Can I use multiple versions of jQuery on the same page?

A project I'm working on requires the use of jQuery on customers' Web pages. Customers will insert a chunk of code that we'll supply which includes a few <script> elements that build a widget in a <script>-created <iframe>. If they aren't already using the latest version of jQuery, this will also include (most likely) a <script> for Google's hosted version of jQuery.

The problem is that some customers may already have an older version of jQuery installed. While this may work if it's at least a fairly recent version, our code does rely on some recently introduced functionality in the jQuery library, so there are bound to be instances when a customer's jQuery version is just too old. We can't require that they upgrade to the latest version of jQuery.

Is there any way to load a newer version of jQuery to use only within the context of our code, that will not interfere with, or affect, any code on the customer's page? Ideally, maybe we could check for the presence of jQuery, detect the version, and if it's too old, then somehow load the most recent version just to use for our code.

I had the idea of loading jQuery in an <iframe> in the customer's domain that also includes our <script>, which seems like it might be feasible, but I'm hoping there's a more elegant way to do it (not to mention without the performance and complexity penalties of extra <iframe>s).

Answers:

Answer

Yes, it's doable due to jQuery's noconflict mode. http://blog.nemikor.com/2009/10/03/using-multiple-versions-of-jquery/

<!-- load jQuery 1.1.3 -->
<script type="text/javascript" src="http://example.com/jquery-1.1.3.js"></script>
<script type="text/javascript">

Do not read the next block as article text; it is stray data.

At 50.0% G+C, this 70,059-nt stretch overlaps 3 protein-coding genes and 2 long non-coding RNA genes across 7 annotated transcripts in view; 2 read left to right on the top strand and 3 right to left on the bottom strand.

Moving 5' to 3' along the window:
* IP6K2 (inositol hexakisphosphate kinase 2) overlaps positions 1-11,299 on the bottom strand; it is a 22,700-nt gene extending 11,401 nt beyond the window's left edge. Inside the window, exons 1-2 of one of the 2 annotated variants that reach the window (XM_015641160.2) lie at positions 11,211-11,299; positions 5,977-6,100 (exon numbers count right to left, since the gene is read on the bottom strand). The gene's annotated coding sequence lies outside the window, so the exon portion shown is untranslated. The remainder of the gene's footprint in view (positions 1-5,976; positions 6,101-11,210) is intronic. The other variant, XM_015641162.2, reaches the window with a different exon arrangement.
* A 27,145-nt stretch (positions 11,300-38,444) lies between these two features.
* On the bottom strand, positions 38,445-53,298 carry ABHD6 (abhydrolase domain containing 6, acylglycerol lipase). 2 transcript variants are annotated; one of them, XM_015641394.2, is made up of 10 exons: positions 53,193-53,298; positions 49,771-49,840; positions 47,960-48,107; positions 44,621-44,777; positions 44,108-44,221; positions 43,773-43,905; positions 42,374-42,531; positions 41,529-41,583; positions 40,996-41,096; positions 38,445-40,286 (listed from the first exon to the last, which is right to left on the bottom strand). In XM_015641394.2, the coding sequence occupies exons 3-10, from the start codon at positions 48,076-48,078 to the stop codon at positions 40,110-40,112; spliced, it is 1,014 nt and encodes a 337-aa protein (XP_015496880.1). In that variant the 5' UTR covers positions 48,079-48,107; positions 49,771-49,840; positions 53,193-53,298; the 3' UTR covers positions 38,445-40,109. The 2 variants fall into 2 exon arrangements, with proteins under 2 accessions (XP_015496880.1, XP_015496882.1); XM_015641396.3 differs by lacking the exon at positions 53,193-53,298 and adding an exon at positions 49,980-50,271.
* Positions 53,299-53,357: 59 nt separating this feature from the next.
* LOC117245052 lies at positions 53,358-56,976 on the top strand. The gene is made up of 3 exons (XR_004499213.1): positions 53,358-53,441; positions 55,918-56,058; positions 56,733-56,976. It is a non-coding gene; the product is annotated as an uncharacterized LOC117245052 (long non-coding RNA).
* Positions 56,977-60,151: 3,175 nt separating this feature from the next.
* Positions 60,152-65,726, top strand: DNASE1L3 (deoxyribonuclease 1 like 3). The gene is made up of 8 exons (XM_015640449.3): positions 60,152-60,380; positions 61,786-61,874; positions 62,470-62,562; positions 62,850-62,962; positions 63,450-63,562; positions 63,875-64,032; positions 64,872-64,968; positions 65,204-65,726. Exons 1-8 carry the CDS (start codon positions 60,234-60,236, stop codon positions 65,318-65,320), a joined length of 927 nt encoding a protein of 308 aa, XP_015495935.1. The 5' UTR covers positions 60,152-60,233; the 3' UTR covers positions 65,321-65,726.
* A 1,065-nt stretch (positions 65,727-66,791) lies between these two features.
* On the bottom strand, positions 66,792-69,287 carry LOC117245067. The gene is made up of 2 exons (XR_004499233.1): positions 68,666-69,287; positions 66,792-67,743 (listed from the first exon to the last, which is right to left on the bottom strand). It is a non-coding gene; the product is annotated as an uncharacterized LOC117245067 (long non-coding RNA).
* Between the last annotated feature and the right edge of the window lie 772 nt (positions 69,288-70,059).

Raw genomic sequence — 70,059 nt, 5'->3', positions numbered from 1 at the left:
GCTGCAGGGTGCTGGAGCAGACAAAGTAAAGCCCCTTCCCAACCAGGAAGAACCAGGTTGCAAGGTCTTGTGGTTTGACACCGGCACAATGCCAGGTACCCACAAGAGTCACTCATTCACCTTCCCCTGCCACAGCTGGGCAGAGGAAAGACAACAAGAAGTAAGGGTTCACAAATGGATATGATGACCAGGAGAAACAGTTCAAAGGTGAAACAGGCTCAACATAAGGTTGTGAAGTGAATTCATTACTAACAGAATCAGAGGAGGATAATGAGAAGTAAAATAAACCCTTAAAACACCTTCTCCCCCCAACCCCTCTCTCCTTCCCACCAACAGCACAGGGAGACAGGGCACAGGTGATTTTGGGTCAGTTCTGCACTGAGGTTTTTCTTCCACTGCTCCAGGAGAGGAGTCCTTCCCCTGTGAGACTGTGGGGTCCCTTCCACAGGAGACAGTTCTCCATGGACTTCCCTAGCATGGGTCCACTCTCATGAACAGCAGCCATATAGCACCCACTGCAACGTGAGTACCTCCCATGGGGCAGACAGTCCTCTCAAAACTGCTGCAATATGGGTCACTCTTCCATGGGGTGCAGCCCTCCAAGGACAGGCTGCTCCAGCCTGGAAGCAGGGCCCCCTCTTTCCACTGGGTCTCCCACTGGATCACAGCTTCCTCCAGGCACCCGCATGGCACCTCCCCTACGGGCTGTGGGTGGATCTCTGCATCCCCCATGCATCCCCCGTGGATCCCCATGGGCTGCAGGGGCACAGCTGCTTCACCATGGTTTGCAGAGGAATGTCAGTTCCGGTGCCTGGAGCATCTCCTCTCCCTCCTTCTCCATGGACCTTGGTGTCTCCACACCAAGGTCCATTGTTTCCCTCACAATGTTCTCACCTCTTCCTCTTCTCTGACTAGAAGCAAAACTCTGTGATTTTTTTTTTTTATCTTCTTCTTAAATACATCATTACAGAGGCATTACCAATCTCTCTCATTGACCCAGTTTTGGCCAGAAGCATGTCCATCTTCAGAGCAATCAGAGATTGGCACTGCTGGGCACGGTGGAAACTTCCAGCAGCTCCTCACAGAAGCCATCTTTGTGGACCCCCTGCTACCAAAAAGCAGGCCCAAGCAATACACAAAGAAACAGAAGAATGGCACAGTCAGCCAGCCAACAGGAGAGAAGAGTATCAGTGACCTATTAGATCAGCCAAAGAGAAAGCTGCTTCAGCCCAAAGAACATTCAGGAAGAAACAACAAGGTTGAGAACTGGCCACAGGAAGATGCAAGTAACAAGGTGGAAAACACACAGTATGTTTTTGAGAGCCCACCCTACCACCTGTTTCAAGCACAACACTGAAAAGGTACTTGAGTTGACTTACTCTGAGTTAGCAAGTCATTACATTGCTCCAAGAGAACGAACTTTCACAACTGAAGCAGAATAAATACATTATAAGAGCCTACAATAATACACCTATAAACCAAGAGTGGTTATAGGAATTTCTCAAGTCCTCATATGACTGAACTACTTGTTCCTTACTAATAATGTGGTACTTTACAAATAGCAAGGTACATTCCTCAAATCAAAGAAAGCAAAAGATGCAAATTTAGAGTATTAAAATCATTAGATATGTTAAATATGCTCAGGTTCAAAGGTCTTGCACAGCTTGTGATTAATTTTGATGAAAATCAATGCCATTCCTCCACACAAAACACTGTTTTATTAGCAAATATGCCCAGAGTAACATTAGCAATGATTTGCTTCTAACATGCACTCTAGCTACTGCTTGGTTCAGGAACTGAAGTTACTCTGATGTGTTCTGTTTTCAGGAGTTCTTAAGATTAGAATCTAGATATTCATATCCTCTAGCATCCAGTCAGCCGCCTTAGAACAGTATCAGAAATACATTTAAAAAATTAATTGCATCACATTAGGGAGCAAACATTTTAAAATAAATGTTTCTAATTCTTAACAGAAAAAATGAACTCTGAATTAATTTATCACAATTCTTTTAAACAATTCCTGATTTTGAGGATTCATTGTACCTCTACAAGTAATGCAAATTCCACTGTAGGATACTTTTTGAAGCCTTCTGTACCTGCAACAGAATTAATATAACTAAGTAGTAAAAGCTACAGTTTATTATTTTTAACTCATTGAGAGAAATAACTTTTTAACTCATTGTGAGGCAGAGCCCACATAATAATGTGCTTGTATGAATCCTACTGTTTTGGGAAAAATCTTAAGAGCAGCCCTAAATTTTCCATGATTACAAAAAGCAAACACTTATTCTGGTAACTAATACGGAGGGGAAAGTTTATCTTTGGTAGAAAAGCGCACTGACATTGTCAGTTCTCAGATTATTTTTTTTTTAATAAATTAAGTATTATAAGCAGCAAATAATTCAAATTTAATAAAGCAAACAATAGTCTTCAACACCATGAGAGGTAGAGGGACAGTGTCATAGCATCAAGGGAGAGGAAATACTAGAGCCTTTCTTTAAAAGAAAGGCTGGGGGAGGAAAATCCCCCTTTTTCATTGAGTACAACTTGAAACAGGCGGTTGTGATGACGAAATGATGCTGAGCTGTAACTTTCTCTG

var jQuery_1_1_3 = $.noConflict(true);
</script>

<!-- load jQuery 1.3.2 -->
<script type="text/javascript" src="http://example.com/jquery-1.3.2.js"></script>
<script type="text/javascript">
var jQuery_1_3_2 = $.noConflict(true);
</script>

Then, instead of $('#selector').function();, you'd do jQuery_1_3_2('#selector').function(); or jQuery_1_1_3('#selector').function();.

Answer

After looking at this and trying it out I found it actually didn't allow more than one instance of jquery to run at a time. After searching around I found that this did just the trick and was a whole lot less code.

    <script src="http://ajax.googleapis.com/ajax/libs/jquery/1.4.2/jquery.min.js" type="text/javascript"></script>
    <script src="http://ajax.googleapis.com/ajax/libs/jquery/1.9.1/jquery.min.js" type="text/javascript"></script>
    <script>var $j = jQuery.noConflict(true);</script>
    <script>
      $(document).ready(function(){
       console.log($().jquery); // This prints v1.4.2
       console.log($j().jquery); // This prints v1.9.1
      });
   </script>

So then adding the "j" after the "$" was all I needed to do.

$j(function () {
        $j('.button-pro').on('click', function () {
            var el = $('#cnt' + this.id.replace('btn', ''));
            $j('#contentnew > div').not(el).animate({
                height: "toggle",
                opacity: "toggle"
            }, 100).hide();
            el.toggle();
        });